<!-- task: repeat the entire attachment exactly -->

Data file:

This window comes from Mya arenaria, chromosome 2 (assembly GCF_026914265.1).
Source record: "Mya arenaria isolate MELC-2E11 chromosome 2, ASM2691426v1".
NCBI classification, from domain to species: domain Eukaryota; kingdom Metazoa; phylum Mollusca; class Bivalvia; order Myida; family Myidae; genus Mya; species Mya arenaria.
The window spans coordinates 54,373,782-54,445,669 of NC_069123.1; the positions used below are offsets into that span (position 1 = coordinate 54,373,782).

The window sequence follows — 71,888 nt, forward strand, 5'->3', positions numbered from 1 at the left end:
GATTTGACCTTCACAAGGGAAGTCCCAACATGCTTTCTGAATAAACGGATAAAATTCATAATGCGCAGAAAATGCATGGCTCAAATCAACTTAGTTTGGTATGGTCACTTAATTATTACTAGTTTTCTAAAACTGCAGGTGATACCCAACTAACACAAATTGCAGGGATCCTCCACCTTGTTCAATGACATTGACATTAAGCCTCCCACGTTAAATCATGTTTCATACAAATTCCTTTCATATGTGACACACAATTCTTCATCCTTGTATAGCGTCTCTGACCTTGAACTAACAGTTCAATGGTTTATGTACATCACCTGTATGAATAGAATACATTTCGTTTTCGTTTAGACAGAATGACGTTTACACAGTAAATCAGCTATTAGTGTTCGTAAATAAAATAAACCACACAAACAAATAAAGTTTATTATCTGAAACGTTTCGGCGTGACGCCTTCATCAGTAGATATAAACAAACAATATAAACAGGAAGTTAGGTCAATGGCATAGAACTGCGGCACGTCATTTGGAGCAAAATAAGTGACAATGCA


This window comes from Mya arenaria, chromosome 2 (assembly GCF_026914265.1).
Source record: "Mya arenaria isolate MELC-2E11 chromosome 2, ASM2691426v1".
NCBI classification, from domain to species: domain Eukaryota; kingdom Metazoa; phylum Mollusca; class Bivalvia; order Myida; family Myidae; genus Mya; species Mya arenaria.
The window spans coordinates 54,373,782-54,445,669 of NC_069123.1; the positions used below are offsets into that span (position 1 = coordinate 54,373,782).

The window sequence follows — 71,888 nt, forward strand, 5'->3', positions numbered from 1 at the left end:
GATTTGACCTTCACAAGGGAAGTCCCAACATGCTTTCTGAATAAACGGATAAAATTCATAATGCGCAGAAAATGCATGGCTCAAATCAACTTAGTTTGGTATGGTCACTTAATTATTACTAGTTTTCTAAAACTGCAGGTGATACCCAACTAACACAAATTGCAGGGATCCTCCACCTTGTTCAATGACATTGACATTAAGCCTCCCACGTTAAATCATGTTTCATACAAATTCCTTTCATATGTGACACACAATTCTTCATCCTTGTATAGCGTCTCTGACCTTGAACTAACAGTTCAATGGTTTATGTACATCACCTGTATGAATAGAATACATTTCGTTTTCGTTTAGACAGAATGACGTTTACACAGTAAATCAGCTATTAGTGTTCGTAAATAAAATAAACCACACAAACAAATAAAGTTTATTATCTGAAACGTTTCGGCGTGACGCCTTCATCAGTAGATATAAACAAACAATATAAACAGGAAGTTAGGTCAATGGCATAGAACTGCGGCACGTCATTTGGAGCAAAATAAGTGACAATGCA